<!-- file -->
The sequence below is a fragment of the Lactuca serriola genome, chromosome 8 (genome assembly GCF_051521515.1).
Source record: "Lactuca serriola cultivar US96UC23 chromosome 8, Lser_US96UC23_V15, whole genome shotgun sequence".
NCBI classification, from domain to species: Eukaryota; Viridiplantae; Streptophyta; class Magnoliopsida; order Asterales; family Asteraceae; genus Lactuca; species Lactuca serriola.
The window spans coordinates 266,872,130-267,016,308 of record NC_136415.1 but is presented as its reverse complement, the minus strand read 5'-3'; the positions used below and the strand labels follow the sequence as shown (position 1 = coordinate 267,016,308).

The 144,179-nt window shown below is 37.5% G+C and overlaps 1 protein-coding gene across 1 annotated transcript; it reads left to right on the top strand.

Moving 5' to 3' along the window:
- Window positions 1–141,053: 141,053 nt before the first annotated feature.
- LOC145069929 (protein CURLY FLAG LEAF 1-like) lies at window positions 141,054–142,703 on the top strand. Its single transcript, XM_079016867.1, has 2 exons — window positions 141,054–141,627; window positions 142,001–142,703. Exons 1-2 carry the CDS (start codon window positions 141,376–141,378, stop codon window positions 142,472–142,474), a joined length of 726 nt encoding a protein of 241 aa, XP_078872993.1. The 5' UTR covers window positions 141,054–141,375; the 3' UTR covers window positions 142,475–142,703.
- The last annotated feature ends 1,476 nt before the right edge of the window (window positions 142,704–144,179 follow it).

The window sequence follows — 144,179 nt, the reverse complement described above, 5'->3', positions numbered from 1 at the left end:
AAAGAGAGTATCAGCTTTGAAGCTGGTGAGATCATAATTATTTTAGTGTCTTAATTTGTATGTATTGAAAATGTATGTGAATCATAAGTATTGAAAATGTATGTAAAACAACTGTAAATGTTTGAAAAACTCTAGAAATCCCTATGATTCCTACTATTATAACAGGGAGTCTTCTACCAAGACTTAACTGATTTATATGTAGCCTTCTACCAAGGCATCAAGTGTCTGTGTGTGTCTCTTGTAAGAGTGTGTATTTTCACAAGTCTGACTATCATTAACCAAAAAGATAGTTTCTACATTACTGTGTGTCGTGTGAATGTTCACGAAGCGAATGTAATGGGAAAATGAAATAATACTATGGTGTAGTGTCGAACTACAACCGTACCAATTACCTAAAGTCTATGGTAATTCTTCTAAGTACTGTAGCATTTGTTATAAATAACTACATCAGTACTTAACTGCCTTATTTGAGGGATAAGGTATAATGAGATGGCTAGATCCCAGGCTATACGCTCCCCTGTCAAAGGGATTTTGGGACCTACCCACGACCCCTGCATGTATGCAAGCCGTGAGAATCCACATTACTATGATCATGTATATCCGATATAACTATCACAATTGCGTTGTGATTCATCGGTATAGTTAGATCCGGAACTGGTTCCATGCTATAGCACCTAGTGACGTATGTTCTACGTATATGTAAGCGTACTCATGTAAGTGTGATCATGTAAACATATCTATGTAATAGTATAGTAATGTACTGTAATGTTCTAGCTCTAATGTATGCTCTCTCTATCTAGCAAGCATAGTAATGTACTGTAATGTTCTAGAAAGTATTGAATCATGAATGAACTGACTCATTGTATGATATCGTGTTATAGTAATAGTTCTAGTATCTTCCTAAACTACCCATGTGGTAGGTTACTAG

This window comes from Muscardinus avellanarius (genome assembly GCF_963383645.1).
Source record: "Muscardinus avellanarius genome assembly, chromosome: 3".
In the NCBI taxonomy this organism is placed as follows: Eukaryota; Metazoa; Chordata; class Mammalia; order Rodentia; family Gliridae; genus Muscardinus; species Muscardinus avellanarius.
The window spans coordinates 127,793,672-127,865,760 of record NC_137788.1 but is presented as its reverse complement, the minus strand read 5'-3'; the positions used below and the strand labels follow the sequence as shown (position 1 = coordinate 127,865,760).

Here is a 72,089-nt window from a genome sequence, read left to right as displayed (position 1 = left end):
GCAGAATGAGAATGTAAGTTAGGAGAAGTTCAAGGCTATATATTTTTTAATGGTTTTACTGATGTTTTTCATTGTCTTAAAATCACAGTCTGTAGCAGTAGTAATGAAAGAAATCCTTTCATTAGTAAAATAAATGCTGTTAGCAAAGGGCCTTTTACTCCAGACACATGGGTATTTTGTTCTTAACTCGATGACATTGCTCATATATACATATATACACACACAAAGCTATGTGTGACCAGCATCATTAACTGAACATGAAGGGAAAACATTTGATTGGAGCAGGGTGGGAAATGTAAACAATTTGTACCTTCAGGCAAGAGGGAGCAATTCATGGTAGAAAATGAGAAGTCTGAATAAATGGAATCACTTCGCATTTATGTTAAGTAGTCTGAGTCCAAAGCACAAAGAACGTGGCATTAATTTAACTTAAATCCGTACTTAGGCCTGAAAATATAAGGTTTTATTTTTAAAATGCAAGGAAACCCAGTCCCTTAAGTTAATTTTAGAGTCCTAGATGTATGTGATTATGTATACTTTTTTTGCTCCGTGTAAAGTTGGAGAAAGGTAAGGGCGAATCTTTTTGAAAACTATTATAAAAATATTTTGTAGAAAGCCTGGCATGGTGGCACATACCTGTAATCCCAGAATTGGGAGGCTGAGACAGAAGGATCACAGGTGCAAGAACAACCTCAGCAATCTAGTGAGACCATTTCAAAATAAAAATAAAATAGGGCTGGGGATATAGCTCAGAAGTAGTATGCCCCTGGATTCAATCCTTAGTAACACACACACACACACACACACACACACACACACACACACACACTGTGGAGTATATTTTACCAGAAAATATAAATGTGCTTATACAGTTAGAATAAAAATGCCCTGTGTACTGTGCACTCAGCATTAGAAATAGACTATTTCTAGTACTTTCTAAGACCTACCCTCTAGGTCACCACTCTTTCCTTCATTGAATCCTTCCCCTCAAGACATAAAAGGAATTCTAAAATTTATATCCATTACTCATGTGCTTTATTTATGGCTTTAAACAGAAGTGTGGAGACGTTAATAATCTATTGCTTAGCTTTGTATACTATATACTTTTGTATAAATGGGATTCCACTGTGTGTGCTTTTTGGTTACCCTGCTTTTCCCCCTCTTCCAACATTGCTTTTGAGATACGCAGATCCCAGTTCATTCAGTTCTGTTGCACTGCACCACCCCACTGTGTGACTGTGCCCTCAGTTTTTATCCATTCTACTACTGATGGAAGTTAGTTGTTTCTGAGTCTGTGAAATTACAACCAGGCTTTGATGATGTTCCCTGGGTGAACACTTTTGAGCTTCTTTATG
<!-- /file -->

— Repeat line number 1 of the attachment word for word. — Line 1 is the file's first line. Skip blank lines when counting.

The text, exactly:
The sequence below is a fragment of the Lactuca serriola genome, chromosome 8 (genome assembly GCF_051521515.1).